Well, that’s quite the can of worms. We’ll provide a TL;DR version of an answer here, and we’ll link to applicable US laws, but remember, we are not lawyers, and quoting us is not a legal defense. If you are at all concerned about legality in your area, seek legal advice before purchasing a butterfly knife.

The Federal Switchblade Act prohibits the “introduction, or manufacture for introduction, into interstate commerce of switchblade knives.” There are pages of legislation getting into the minutia of how that applies, penalties, exemptions, and other legal jargon, but what it means for most of us is that we cannot import or export butterfly knives to or from the United States. If you find a butterfly knife for sale in the USA, it was either made in the USA or made internationally and assembled in the USA.

Each state has knife laws, varying from effectively no restrictions (like Texas, Ohio, Arizona, and others) to outright illegality (like Hawaii, New Mexico, Delaware, and others). Some states allow home possession (like California and Minnesota), but prohibit sale, require licensure, only allow police and first responders to own, or require a “lawful purpose.”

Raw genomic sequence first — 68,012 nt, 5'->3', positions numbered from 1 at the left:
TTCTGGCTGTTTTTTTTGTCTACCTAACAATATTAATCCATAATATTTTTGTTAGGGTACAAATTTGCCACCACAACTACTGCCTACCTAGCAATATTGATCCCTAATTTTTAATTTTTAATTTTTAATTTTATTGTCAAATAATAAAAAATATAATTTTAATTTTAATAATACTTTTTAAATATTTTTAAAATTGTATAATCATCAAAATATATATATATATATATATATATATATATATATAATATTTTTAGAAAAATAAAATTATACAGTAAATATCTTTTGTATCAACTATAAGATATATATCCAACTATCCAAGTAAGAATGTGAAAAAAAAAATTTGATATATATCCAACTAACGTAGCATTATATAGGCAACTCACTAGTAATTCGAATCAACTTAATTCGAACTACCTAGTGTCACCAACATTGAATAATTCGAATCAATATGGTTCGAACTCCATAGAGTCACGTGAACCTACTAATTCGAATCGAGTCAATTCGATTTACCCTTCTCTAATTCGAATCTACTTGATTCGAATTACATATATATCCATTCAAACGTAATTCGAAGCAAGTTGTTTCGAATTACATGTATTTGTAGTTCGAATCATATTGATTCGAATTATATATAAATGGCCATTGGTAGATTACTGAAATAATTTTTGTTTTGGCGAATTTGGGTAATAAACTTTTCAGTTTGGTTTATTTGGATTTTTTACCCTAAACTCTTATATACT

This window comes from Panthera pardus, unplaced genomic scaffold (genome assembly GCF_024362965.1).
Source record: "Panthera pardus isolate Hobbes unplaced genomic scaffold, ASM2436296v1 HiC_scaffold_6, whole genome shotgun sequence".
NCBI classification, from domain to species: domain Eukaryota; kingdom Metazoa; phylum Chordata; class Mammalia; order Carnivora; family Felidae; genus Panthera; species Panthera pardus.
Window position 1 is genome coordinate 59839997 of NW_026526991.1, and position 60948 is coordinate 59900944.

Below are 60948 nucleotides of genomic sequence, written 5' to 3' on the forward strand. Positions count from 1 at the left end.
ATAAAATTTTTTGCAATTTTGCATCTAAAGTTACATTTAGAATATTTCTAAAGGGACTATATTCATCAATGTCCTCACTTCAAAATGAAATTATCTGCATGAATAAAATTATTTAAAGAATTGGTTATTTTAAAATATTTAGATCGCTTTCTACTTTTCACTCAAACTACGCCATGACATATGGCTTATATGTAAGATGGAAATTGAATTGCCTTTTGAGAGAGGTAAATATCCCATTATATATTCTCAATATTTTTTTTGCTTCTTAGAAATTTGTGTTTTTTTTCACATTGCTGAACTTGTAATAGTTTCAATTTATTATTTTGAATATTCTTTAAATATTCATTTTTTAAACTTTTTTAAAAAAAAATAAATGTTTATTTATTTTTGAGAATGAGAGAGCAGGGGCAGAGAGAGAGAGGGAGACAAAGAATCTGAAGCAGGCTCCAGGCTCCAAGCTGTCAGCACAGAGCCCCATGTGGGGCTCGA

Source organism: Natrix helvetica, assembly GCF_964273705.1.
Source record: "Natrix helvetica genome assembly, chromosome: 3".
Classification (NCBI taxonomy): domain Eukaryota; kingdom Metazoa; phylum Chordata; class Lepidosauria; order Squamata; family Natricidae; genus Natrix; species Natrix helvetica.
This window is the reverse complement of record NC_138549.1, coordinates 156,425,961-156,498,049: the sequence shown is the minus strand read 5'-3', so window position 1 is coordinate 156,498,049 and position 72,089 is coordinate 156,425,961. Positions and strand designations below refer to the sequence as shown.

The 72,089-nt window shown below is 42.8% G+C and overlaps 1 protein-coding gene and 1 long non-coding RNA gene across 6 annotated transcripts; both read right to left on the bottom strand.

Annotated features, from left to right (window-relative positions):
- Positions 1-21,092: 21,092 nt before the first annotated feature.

Also (I promise this is the end of legal stuff), cities within states can make their own laws. For example, butterfly knives are legal in Massachusetts but are illegal in Boston. Once again, contact a lawyer before you choose to buy a butterfly knife. The American Knife and Tool Institute has a wealth of knowledge on state and local knife laws should you want to learn more.

I know it’s legal in my state, and now I want one. How do I pick a good one?

If you want to find the perfect balisong for you, you should know some basic features to choose between.